APPEAL from the Circuit Court of Cook County; the Hon. LOUIS
J. HYDE, Judge, presiding.
MR. JUSTICE DOWNING DELIVERED THE OPINION OF THE COURT:
Royal L. Hall (defendant) appeals a $3,380.55 judgment for General Foods Corporation (plaintiff) entered by the trial court after a bench trial. The issues to be considered on appeal are: (i) who bears the burden of proof as to a commercially reasonable sale; and (ii) did the trial court abuse its discretion in granting the $3,380.55 judgment against defendant.
Plaintiff's complaint alleged defendant owed plaintiff $4,541.25 on a promissory note. On May 28, 1971, defendant signed a promissory note for $6,000 payable to General Foods Calumet Credit Union, which provided that the $6,000 debt was "* * * secured by a security agreement, of even date herewith, given to General Foods Calumet Credit Union, on personal property situated in _________________________" No description of the secured property was given in the note. On December 10, 1973, the promissory note and all interest of General Foods Calumet Credit Union in the note was assigned to plaintiff. On January 31, 1974, plaintiff filed a complaint against defendant claiming that after March 30, 1973, defendant neglected, failed, and refused to make payments upon the note, notwithstanding plaintiff's demands; and that defendant owed $4,541.25 to plaintiff. The note and assignment were attached to the complaint.
On October 7, 1974, defendant filed an answer to plaintiff's complaint admitting all of plaintiff's allegations concerning the making of the note, but defendant denied owing plaintiff $4,541.25. On January 29, 1975, both plaintiff and defendant appeared in the trial court with their attorneys. The only pleadings before the court were those of January 31, 1974, and October 7, 1974. No amendment to the pleadings was offered changing the prayer for relief from the original request for $4,541.25. No additional facts were pleaded or offered into evidence. Plaintiff's statement of the case to the trial court was as follows:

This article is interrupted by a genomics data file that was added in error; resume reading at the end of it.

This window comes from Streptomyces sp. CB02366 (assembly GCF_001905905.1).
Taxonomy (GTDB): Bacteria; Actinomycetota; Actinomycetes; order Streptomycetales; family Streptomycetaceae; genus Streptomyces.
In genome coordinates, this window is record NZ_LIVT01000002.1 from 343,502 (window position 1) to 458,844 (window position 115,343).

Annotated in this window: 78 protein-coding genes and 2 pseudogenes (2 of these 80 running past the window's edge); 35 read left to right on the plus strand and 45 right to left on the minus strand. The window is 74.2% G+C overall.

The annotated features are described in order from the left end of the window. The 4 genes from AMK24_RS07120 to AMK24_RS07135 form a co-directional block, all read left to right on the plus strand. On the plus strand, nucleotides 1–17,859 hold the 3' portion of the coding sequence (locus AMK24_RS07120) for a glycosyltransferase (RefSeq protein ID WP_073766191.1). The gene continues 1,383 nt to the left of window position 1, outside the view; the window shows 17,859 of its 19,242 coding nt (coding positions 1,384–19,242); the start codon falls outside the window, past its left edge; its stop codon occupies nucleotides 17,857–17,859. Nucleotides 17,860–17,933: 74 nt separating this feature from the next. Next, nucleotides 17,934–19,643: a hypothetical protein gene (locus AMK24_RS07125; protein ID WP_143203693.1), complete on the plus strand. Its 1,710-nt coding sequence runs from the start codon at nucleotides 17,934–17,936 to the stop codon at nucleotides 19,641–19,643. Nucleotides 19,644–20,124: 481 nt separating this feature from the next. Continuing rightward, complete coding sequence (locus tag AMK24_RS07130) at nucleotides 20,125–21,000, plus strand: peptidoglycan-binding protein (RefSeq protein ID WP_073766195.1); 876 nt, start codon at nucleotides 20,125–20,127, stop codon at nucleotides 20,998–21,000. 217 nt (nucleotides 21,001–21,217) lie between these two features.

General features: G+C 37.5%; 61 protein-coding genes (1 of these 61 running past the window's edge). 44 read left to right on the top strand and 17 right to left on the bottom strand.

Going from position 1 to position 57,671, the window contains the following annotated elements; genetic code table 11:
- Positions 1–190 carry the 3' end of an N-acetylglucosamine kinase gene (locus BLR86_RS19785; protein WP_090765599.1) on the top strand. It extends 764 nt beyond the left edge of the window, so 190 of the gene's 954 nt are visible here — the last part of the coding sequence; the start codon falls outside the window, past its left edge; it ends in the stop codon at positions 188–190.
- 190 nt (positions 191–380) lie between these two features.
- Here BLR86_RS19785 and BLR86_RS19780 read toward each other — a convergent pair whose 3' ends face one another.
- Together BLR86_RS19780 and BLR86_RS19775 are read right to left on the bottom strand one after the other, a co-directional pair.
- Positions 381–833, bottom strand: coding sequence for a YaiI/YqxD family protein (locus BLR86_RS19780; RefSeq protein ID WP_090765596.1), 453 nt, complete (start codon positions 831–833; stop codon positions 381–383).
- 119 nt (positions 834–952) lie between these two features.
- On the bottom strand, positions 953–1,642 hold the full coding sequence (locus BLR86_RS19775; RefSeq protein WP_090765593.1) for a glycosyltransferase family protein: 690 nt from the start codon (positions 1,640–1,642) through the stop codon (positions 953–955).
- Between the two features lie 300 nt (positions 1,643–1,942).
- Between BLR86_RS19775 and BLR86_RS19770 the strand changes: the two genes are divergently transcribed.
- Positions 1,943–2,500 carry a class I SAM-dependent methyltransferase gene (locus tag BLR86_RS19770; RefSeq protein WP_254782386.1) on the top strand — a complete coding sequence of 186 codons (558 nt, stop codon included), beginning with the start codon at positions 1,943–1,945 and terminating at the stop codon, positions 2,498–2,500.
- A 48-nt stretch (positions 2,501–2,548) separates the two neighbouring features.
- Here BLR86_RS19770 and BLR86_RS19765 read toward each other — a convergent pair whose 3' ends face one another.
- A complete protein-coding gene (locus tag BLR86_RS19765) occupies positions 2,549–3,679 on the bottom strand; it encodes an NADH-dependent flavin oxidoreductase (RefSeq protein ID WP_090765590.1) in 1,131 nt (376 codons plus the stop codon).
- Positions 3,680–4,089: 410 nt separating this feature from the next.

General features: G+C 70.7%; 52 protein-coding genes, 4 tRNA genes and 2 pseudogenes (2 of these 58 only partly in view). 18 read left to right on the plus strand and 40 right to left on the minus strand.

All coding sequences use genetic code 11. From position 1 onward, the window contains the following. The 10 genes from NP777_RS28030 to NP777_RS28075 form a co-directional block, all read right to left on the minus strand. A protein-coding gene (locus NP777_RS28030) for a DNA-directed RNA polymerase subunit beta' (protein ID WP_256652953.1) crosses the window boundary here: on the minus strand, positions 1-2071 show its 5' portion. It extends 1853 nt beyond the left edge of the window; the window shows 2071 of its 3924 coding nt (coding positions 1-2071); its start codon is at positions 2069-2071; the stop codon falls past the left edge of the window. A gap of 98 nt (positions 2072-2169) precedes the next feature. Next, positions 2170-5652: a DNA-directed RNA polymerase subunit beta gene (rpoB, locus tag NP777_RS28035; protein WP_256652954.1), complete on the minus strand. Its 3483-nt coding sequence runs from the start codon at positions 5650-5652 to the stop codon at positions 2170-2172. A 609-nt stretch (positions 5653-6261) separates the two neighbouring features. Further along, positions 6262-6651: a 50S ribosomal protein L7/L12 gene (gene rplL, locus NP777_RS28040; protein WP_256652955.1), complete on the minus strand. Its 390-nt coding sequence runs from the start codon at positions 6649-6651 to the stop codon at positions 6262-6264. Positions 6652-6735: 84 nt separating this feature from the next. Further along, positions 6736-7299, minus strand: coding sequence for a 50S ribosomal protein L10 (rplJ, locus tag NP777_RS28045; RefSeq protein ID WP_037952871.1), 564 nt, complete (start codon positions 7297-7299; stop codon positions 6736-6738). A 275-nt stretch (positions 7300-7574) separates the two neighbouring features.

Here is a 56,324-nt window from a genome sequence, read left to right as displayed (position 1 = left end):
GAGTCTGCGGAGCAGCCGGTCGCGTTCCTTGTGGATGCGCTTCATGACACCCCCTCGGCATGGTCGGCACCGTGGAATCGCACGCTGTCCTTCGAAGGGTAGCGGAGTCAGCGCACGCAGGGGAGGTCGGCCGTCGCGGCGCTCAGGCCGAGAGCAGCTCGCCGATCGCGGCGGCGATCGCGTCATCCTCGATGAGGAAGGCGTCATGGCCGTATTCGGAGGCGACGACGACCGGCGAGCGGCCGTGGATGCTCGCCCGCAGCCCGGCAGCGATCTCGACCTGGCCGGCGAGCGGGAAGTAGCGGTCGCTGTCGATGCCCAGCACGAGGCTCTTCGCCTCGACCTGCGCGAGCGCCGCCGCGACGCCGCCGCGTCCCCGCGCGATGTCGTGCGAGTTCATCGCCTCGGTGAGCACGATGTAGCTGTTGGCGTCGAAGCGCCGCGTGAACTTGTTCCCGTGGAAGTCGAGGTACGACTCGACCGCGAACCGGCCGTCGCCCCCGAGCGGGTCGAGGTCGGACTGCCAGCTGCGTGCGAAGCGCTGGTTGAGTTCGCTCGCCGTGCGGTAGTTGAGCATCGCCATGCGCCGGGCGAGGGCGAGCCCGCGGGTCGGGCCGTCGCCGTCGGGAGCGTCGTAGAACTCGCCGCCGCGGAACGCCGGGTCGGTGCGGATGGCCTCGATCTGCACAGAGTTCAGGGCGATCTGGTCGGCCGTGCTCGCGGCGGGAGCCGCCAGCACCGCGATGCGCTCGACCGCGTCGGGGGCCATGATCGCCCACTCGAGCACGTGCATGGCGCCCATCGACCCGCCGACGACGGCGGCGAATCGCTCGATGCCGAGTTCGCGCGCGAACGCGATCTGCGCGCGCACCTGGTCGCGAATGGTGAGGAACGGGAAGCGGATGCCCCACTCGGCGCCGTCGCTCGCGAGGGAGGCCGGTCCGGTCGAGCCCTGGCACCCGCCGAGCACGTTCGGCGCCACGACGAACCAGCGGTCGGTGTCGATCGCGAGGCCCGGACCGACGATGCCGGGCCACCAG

"The defendant borrowed money from my client, rather the predecessor to my client. And [sic] neglected, failed and refused to pay upon it. There was a judgment entered against him and thereafter we repossessed the securities [sic] given which was an automobile pursuant to the possession of the security agreement. And title sale was held at the notice of the defendant, the surrogation [sic] were applied to the obligation. We seek to enforce the balance due. And the defendant suggested that there has been an error someplace. Where or how I do not know."
Defendant's statement differed from the above:
"Your Honor, this is a suit for deficiency. There has been no judgment enetered [sic]. This is a suit for deficiency balanced after repossession.
The burden is on the plaintiff to prove that it's complied with the Uniform Commercial Code. And that's what we're here for today."
After some discussion off the record, the parties stipulated that the only matter in contention was whether the notice of the sale of defendant's collateral was adequate. A copy of the notice of sale was included in the record:
"NOTICE OF ENFORCEMENT OF SECURITY AGREEMENT
Pursuant to sections 9-504 and 9-505 of the Uniform Commercial Code of Illinois, you are hereby notified that the following described collateral:
ONE 1971 BUICK - 2 DOOR SPORT COUPE - SERIAL # 484371H447481 constituting security under the Security Agreement dated May 28, 1971, made by ROYAL L. HALL, Debtor, and GENERAL FOODS CALUMET CREDIT UNION, a corporation, Secured Party. [sic] will be sold at public sale to be held at:
100 N. La Salle Street Suite 914 Chicago, Illinois 60602 on FRIDAY FEBRUARY 15, 1974 at 2 p.m."
Defendant, called by plaintiff, the only witness to testify, stated he arrived at the specified location on February 15, 1974, at the time indicated on the notice, but the Buick was not there, nor was a sale conducted at that place, and he was not given an opportunity to bid. ...